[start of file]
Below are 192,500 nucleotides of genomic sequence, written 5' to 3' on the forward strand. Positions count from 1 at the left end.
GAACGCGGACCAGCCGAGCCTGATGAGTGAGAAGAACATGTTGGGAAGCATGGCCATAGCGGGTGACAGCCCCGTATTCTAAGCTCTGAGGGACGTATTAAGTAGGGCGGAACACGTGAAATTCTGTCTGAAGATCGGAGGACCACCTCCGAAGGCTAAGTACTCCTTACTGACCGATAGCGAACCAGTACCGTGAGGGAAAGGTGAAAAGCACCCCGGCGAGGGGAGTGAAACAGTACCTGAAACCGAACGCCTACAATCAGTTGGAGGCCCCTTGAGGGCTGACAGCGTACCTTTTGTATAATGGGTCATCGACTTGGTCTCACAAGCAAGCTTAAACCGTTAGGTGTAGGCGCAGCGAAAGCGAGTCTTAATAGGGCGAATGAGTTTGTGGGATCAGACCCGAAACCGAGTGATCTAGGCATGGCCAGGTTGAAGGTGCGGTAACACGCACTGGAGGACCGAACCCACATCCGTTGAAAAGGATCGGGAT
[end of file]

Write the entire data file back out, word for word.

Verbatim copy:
Below are 192,500 nucleotides of genomic sequence, written 5' to 3' on the forward strand. Positions count from 1 at the left end.
GAACGCGGACCAGCCGAGCCTGATGAGTGAGAAGAACATGTTGGGAAGCATGGCCATAGCGGGTGACAGCCCCGTATTCTAAGCTCTGAGGGACGTATTAAGTAGGGCGGAACACGTGAAATTCTGTCTGAAGATCGGAGGACCACCTCCGAAGGCTAAGTACTCCTTACTGACCGATAGCGAACCAGTACCGTGAGGGAAAGGTGAAAAGCACCCCGGCGAGGGGAGTGAAACAGTACCTGAAACCGAACGCCTACAATCAGTTGGAGGCCCCTTGAGGGCTGACAGCGTACCTTTTGTATAATGGGTCATCGACTTGGTCTCACAAGCAAGCTTAAACCGTTAGGTGTAGGCGCAGCGAAAGCGAGTCTTAATAGGGCGAATGAGTTTGTGGGATCAGACCCGAAACCGAGTGATCTAGGCATGGCCAGGTTGAAGGTGCGGTAACACGCACTGGAGGACCGAACCCACATCCGTTGAAAAGGATCGGGAT